Predicting Brittle Fracture Failures
By Peter Borgesen and Bob Sykes
With expanded use of printed circuit board assemblies (PCBAs) containing lead-free BGA components, the challenge remains: how to predict and detect brittle fracture failures. The integrity of solder joints has always been an issue with bumped devices such as BGAs and µBGAs; and continues to be a concern with the expanded use of lead-free solders. Studies indicate that lead-free solder joints can be particularly susceptible to brittle fracture failure at the ball-to-pad interface. These failures can occur over the entire life cycle of a product from manufacture through the end product.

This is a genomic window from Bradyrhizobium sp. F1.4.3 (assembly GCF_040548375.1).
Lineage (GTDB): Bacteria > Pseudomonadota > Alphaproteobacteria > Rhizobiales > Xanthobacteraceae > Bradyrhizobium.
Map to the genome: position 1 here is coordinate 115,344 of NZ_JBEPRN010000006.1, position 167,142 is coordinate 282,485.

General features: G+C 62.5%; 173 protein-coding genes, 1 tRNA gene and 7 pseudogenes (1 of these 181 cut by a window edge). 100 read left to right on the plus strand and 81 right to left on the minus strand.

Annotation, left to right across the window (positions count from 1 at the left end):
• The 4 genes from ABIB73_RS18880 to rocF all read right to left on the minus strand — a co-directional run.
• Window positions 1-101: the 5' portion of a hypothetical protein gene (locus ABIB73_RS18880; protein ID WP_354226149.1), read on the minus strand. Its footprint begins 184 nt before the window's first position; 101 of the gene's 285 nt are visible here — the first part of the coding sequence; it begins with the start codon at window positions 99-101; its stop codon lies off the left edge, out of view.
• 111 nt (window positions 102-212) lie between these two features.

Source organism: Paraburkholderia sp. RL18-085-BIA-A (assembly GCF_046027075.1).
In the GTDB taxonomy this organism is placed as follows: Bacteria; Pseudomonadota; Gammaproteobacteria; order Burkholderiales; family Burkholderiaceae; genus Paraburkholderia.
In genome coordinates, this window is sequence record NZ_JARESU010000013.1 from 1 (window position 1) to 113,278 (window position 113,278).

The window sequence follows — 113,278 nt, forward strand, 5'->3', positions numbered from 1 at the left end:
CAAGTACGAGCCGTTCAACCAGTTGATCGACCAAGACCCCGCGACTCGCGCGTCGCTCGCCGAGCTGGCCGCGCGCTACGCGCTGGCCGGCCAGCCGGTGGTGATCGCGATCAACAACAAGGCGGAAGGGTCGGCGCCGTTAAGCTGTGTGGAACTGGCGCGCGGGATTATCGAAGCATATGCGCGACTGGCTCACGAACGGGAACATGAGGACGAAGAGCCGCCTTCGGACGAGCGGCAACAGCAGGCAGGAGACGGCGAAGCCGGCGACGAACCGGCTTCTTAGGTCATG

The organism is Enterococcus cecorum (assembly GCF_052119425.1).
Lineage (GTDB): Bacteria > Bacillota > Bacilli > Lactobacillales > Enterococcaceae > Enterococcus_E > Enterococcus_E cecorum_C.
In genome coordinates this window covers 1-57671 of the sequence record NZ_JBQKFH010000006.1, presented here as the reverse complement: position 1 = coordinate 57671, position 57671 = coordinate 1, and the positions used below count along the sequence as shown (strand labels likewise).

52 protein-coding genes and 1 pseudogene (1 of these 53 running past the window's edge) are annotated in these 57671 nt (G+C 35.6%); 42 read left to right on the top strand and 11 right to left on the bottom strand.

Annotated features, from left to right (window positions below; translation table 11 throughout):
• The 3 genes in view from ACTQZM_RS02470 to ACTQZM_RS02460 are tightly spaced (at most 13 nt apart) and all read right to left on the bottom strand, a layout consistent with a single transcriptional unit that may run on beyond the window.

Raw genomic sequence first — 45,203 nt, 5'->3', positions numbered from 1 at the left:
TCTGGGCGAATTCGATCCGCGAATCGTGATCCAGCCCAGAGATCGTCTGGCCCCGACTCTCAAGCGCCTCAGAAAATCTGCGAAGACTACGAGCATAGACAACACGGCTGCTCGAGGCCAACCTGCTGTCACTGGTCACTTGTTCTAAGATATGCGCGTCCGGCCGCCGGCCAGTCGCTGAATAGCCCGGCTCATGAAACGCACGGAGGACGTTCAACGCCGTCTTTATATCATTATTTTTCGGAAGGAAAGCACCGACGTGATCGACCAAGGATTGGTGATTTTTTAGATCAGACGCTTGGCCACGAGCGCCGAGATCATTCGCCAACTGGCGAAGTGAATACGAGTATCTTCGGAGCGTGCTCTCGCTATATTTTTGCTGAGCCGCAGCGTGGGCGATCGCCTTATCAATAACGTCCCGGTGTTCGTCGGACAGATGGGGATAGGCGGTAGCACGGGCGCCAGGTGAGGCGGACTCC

Conventional shear testing is of little value when investigating or inspecting for brittle fracture failures. This is because most conventional shear tests fail in the bulk of the solder joint and not at the bond interface. Shear testing and pull testing at high speed produce more bond failures and more closely replicate high-strain-rate events. Although more research is required, there is growing evidence that when tested at high speeds, more bond failures occur with problematic interconnects. This, together with emerging high-speed force and energy measurement, may provide a suitable industrial tool for detecting brittle fracture.
Ball Shear Failure Mechanisms
During conventional bondtesting, the solder ball is sheared off or pulled to destruction (Figure 1). This verifies that the bond is as strong as, or stronger than, the applied force, but does not measure the actual bond strength of the solder ball-to-pad interface. Conventional bondtesting has its place in screening for many manufacturing defects, but cannot detect the brittle fracture failure mode (Figure 2).
Figure 1. Typical solder shear figure.